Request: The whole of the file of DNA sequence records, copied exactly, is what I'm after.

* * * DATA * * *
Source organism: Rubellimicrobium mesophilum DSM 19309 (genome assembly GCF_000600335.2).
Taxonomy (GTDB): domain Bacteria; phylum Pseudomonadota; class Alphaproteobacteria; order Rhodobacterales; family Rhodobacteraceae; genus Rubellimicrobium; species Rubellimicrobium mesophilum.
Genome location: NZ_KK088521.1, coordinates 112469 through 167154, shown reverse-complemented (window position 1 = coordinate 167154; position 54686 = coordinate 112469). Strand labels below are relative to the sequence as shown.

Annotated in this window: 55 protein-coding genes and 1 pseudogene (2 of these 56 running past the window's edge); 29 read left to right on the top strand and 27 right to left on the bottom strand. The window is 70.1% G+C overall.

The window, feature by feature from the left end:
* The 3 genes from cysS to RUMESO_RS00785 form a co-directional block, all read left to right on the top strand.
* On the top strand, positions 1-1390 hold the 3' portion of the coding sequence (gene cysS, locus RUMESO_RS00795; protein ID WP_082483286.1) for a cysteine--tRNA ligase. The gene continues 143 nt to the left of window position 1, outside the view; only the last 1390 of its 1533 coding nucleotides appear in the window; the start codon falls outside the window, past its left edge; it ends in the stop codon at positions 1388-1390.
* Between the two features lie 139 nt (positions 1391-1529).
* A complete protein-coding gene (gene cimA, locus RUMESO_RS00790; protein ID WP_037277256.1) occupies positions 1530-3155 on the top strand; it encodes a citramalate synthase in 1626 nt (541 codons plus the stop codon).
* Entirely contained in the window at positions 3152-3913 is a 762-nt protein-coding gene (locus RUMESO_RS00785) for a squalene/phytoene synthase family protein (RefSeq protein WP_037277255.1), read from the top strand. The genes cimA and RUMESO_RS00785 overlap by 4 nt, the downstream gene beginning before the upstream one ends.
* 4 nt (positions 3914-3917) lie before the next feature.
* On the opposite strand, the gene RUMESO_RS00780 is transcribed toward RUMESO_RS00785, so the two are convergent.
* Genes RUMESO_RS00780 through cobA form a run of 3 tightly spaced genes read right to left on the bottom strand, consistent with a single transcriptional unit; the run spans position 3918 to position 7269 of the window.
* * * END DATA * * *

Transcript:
Source organism: Rubellimicrobium mesophilum DSM 19309 (genome assembly GCF_000600335.2).
Taxonomy (GTDB): domain Bacteria; phylum Pseudomonadota; class Alphaproteobacteria; order Rhodobacterales; family Rhodobacteraceae; genus Rubellimicrobium; species Rubellimicrobium mesophilum.
Genome location: NZ_KK088521.1, coordinates 112469 through 167154, shown reverse-complemented (window position 1 = coordinate 167154; position 54686 = coordinate 112469). Strand labels below are relative to the sequence as shown.

Annotated in this window: 55 protein-coding genes and 1 pseudogene (2 of these 56 running past the window's edge); 29 read left to right on the top strand and 27 right to left on the bottom strand. The window is 70.1% G+C overall.

The window, feature by feature from the left end:
* The 3 genes from cysS to RUMESO_RS00785 form a co-directional block, all read left to right on the top strand.
* On the top strand, positions 1-1390 hold the 3' portion of the coding sequence (gene cysS, locus RUMESO_RS00795; protein ID WP_082483286.1) for a cysteine--tRNA ligase. The gene continues 143 nt to the left of window position 1, outside the view; only the last 1390 of its 1533 coding nucleotides appear in the window; the start codon falls outside the window, past its left edge; it ends in the stop codon at positions 1388-1390.
* Between the two features lie 139 nt (positions 1391-1529).
* A complete protein-coding gene (gene cimA, locus RUMESO_RS00790; protein ID WP_037277256.1) occupies positions 1530-3155 on the top strand; it encodes a citramalate synthase in 1626 nt (541 codons plus the stop codon).
* Entirely contained in the window at positions 3152-3913 is a 762-nt protein-coding gene (locus RUMESO_RS00785) for a squalene/phytoene synthase family protein (RefSeq protein WP_037277255.1), read from the top strand. The genes cimA and RUMESO_RS00785 overlap by 4 nt, the downstream gene beginning before the upstream one ends.
* 4 nt (positions 3914-3917) lie before the next feature.
* On the opposite strand, the gene RUMESO_RS00780 is transcribed toward RUMESO_RS00785, so the two are convergent.
* Genes RUMESO_RS00780 through cobA form a run of 3 tightly spaced genes read right to left on the bottom strand, consistent with a single transcriptional unit; the run spans position 3918 to position 7269 of the window.